“They were cursed for hunting on the island.” Theodore took up the story.
Aniela looked back and forth between her siblings, watching them trade off the conversation like a ball in a tennis match and quickly lost interest.
“I want to go to the park,” she announced.
“I’ll see if Marcus can drive us,” Theodore offered. Rarely did the king or queen have time to chaperone their children.
Simultaneously, and with practiced ease, the cards moved into a neat pile on Tatiana’s desk as Theodore picked Aniela off his lap and set her on the floor. Tatiana’s eyes flickered with new-found mischievousness as her twin closed the door behind him and waved Aniela over. Excited to be included, Aniela scrambled over, but Tatiana stopped her before she could climb onto the bed. She leaned in close, Tatiana’s voice barely more than a whisper. Something in her voice made Aniela feel the way she did before she snuck into their mother’s closet without permission.
Tatiana’s eyes glistened. “You know what we should do?”
“What?” Aniela bounced as she failed to contain her enthusiasm.
“We should play hide and seek at the park, but you know how Theo always finds you so quick?” She paused, lowering her voice. “So when we get there, you go hide, and I’ll give you a head start before I tell Theo it’s time to look for you.” If Aniela had known about <i>Alice in Wonderland,</i> she would have compared Tatiana’s smile to that of the Cheshire Cat’s.
“Okay!” Aniela agreed enthusiastically. She put her fingers to her lips and turned an invisible key, offering it to Tatiana for safekeeping. Tatiana did not play along, letting the would-be key fall onto the bed untouched.
“And no telling Theo,” Tatiana emphasized. “I’ll tell him, but before we go you had better put Mum’s clothes back where you found them.”
“Okay.” Aniela sprinted out of the room and back down the hall. She placed the clothes back in the trunk at the back of her mother’s closet, pearls and all. She then returned to Tatiana’s room to find Theodore waiting and Tatiana ready to go. They piled into a waiting car; Theodore placed himself between the two girls. The driver would stay with them in place of a bodyguard, for while no one had expanded on the subject, Aniela knew there was some kind of protection in place that made them unnecessary.
Aniela pressed her face to glass as she watched the houses go by. “We here! We here!” she celebrated.
Theodore helped Aniela as she fumbled to get out of the car.
“You’ll want to chew some gum after you smoke or Mum will smell it on your breath,” Tatiana told Marcus as she climbed out. He coughed and Theodore’s eyes narrowed. “What? It’s true!”
Once Aniela was freed from her booster seat, she shot out of the car and went to find a suitable hiding place. She looked around and chose the jungle gym. Hiding in one of the many colorful tunnels, she listened for either of her siblings to start counting. When she did not hear any, she assumed she was safely hidden. Excited about the game, she was determined to stay put, at least until her short attention span got the better of her. Her gaze fell on two boys sitting in the gravel near the swing set; one was holding a vehemently protesting cat while the other pulled its whiskers.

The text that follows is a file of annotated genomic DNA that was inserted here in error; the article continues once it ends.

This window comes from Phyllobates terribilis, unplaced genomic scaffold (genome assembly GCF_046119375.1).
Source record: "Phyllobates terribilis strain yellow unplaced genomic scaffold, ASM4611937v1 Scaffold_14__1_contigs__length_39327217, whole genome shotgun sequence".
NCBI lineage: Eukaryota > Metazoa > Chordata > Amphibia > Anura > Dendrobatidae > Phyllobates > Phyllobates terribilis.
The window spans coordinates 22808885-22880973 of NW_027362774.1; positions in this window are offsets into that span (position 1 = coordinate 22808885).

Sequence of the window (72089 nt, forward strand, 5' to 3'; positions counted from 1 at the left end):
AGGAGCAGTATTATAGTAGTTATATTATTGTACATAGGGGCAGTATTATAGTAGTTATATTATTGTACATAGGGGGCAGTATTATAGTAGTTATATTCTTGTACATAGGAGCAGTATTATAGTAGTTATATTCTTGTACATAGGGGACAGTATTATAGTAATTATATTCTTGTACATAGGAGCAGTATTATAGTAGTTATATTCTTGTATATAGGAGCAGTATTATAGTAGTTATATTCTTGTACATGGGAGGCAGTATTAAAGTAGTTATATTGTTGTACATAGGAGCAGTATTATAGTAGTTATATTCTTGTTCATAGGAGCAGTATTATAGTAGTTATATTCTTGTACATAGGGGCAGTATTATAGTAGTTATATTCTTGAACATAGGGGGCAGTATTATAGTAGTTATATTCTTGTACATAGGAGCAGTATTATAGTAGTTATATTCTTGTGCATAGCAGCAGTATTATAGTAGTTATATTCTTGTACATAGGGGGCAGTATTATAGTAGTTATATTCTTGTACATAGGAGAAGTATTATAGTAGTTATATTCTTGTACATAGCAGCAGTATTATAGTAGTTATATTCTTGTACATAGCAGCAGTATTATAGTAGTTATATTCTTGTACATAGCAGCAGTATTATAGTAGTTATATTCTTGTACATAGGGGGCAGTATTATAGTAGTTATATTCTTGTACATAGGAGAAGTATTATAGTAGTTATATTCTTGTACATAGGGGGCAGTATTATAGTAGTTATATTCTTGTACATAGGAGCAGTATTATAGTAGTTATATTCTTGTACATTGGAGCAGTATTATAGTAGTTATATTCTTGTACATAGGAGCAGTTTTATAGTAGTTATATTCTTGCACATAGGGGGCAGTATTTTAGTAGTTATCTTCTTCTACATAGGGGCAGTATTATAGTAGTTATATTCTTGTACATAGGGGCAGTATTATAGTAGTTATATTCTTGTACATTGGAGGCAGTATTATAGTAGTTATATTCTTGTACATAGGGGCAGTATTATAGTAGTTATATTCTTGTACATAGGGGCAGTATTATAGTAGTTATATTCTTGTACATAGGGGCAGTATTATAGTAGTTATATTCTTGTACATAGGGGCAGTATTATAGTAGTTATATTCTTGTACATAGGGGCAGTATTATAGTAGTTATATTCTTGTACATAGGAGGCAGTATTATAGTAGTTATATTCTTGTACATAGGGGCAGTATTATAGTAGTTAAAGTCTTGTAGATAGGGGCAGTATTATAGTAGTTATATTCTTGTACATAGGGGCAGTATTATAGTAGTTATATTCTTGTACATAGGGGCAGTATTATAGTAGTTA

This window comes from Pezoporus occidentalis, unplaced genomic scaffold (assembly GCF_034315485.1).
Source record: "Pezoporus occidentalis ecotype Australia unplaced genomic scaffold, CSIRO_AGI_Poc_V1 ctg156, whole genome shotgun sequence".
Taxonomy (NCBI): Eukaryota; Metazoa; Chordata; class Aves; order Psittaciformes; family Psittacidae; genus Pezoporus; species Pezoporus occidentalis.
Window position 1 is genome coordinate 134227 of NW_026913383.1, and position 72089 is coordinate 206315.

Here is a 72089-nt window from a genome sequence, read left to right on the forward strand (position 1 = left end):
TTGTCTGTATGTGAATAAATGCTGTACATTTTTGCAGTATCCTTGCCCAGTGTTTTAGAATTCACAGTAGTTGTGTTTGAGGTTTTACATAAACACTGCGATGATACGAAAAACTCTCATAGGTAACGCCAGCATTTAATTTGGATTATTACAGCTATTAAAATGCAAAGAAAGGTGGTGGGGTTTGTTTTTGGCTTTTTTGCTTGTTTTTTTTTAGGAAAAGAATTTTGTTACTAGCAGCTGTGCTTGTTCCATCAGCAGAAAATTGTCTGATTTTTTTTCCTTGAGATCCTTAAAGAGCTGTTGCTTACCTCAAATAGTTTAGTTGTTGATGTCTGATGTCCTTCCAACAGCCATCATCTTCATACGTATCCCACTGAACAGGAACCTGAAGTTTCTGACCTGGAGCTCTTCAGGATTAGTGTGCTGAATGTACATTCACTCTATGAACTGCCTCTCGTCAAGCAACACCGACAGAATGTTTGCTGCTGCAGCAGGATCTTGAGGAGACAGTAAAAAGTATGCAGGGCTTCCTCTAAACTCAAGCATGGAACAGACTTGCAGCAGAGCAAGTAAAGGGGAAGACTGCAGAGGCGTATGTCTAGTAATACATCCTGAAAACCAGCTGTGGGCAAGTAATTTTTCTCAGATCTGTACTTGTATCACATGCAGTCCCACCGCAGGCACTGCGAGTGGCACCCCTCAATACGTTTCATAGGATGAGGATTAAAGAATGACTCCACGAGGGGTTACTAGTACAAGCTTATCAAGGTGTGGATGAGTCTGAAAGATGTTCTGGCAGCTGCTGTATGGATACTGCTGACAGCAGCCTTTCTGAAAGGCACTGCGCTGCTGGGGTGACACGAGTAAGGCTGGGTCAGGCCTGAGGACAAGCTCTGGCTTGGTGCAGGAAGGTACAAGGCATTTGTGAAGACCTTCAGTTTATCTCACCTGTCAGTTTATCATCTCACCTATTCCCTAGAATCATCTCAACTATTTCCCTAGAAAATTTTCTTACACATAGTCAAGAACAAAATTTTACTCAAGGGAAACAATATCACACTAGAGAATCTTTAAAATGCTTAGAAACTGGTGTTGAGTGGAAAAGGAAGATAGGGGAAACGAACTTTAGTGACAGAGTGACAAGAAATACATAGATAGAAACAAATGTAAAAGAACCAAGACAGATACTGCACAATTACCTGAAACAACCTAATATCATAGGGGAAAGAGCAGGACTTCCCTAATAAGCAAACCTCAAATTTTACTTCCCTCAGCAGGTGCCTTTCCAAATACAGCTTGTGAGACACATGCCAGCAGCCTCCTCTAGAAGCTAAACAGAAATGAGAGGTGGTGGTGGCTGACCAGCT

“Stop it! Stop being mean!” her voice echoed through the tunnel. She crawled out and ran back to the twins.
She pulled on the hem of Theodore’s shirt with one hand and pointed with the other. “Mean boys are being mean to a kitty!” she screamed and turned to Tatiana. “Fix it!”
Aniela’s anger elevated once Tatiana’s eyes fell on the boys, able to read her sibling’s mood whether she wanted to or not. She moved behind Theodore, pushing on his lower back and keeping directly behind him as if he were an impenetrable wall. Tatiana walked over with an intimidating gait, so quiet in her movements that despite Aniela’s yelling, the boys did not look up until her shadow was upon them. One look at her and they both shot off in the opposite direction, leaving the cat to run off as well.
“Awe!” Aniela yelled, “Kitty! Kitty come back! I wanna take you home! Tia get it!”
“Ana, don’t be silly. The cat is not going to want to be caught after that.”
“But I wanna make it feel better. Tia use your ma-muh…” she was muffled by Theodore’s hand cupping her mouth. She huffed at him, but his hand remained firm as he began forcibly walking her back to the car.
“Not a word until we get home,” he hissed.
Confused, she looked up at him, unable to understand why he was angry now that the cat was free, but he remained silent.
“Marcus, gum please.” Tatiana shot out a demanding hand between the front seats once she joined them. He handed her two pieces and she passed one to Theodore.
“I want gum,” Aniela whined. The first and only time she had been given gum, she had swallowed it.
“You’re too young,” Tatiana gloated, blowing a large bubble and popping it with her teeth.
“Am not!” Aniela puffed out her bottom lip and made sad puppy dog eyes at her brother who she no longer felt was mad at her.
Tatiana reached across Theodore and pulled one of Aniela’s shoestrings, untying it in one fluid motion. “You’re too young until you can tie your shoe.”
“I can,” Aniela shot, bringing her foot up close and playing with the laces. Her tongue wiggled around, poking out of the corner of her mouth in determination. It kept her busy the whole way home until eventually, Theodore reached over and helped.